Financial Statement Definition & Meaning

Financial statements are documents that show a company’s operations and financial performance. Government authorities, accountants, firms, and others frequently audit financial statements to verify accuracy and for financing, tax, and investing purposes. The financial statements are used to check into the details of particular business transactions as described in the disclosures that come with the financial statements and serve as the foundation for an annual report sent to a company’s investors and the investing community.

Financial statements determine a company’s ability to generate cash, as well as the sources and application of that cash. It is also used to evaluate if a company has the financial means to repay its debts. Financial statements use a trend line to track financial outcomes in order to identify any future profitability difficulties. With most decision-makers, financial statements are the primary source of financial data. That is why the accuracy, validity, and relevancy of the information on these financial statements are so important in financial accounting and reporting.

The financial statement shows if the company is profitable, whether it will continue to be profitable, and whether there are any major issues on the way, such as a steady decline in sales over time. Reviewing the financial statement will provide you a general idea of how the company is doing and whether there are any warning indications of potential future difficulties. The financial statement will be used by a bank or other similar organization to determine how the business is operating and whether further inspection is required.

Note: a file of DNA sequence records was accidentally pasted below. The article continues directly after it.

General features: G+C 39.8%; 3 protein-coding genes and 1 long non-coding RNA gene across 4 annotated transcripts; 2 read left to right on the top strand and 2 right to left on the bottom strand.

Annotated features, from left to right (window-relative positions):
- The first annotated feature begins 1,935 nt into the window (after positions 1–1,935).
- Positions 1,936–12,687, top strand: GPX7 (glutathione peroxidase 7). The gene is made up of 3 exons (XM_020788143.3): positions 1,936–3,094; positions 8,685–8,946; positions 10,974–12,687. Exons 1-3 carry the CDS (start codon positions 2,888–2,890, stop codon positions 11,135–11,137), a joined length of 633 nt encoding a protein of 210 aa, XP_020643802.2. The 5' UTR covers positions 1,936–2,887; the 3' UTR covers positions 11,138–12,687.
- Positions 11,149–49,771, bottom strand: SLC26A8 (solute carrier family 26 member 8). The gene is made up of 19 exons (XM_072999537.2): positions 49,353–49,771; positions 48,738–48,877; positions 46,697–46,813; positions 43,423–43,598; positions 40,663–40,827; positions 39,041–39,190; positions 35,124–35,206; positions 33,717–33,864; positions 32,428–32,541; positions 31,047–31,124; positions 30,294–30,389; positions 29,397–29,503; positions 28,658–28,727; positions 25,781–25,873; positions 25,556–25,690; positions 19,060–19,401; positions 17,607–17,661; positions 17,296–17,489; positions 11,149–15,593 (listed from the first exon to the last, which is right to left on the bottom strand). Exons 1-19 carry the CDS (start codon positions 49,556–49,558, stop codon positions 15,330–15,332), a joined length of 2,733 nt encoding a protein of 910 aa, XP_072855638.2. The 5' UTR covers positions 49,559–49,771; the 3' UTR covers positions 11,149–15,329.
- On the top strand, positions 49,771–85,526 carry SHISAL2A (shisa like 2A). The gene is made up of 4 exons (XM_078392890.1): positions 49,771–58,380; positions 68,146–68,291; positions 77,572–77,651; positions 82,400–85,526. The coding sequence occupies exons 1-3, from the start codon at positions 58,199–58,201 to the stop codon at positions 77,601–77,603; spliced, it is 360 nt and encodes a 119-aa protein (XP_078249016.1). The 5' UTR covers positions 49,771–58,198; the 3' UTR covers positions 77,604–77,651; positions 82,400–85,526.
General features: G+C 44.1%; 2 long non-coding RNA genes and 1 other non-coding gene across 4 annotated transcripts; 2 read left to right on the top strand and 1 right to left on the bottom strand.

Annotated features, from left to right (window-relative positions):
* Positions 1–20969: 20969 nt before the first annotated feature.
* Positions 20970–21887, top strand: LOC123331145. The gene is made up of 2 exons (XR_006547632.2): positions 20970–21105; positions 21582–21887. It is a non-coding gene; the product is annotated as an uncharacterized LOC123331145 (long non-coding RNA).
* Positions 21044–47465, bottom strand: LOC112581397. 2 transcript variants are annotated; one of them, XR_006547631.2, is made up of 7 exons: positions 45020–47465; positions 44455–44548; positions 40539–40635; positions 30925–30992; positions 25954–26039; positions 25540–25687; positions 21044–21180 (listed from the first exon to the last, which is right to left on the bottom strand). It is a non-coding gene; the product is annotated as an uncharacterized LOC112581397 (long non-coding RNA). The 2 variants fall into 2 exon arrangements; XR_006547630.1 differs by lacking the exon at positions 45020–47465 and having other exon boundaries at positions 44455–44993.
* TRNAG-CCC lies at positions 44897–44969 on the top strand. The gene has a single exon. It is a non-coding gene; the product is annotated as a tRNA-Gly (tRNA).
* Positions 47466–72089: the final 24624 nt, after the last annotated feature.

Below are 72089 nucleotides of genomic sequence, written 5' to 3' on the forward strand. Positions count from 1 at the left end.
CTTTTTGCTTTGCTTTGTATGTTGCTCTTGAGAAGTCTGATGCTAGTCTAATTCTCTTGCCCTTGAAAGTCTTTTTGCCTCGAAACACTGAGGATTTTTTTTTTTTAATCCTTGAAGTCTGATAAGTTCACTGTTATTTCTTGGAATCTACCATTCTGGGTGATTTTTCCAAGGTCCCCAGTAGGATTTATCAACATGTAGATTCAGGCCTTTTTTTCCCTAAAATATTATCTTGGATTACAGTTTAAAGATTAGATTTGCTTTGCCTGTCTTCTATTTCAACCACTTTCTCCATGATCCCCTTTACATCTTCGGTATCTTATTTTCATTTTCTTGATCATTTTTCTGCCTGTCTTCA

Issuing financial statements has only a few disadvantages. One significant risk is that they could be manipulated, causing investors to assume that the issuing firm delivered greater outcomes than it actually did. Manipulation of this nature can also lead to a lender issuing debt to a company that cannot actually repay it.

A financial statement is a compilation of a company’s three main reports. It will include the company’s cash flow statement, income statement, and balance sheet. When all three are combined, a comprehensive image of the company’s health appears.

The summary of an organization’s assets, liabilities, and stockholders’ equity is called the balance sheet. The income statement is primarily concerned with a company’s revenues and expenses over a given time period. Lastly, the cash flow statement evaluates a company’s ability to generate cash to pay debts, cover operating expenses, and make investments.

Balance Sheet

A financial statement that shows a company’s assets, liabilities, and shareholders’ equity at a certain point in time and serves as a foundation for calculating rates of return and assessing its capital structure.

Income Statement

It reflects the outcomes of an entity’s performance and financial activities throughout a given reporting period. It typically includes outcomes from the previous month or year, and it may cover numerous time periods for comparability.

Cash Flow Statement

It indicates the variations in an entity’s cash flows over the course of a reporting period. These cash flows are broken down into three main categories and these are the operating cash flows, cash flows from investing activities and financing activities. This also contains all cash outflows for business and investing activities throughout a certain time period.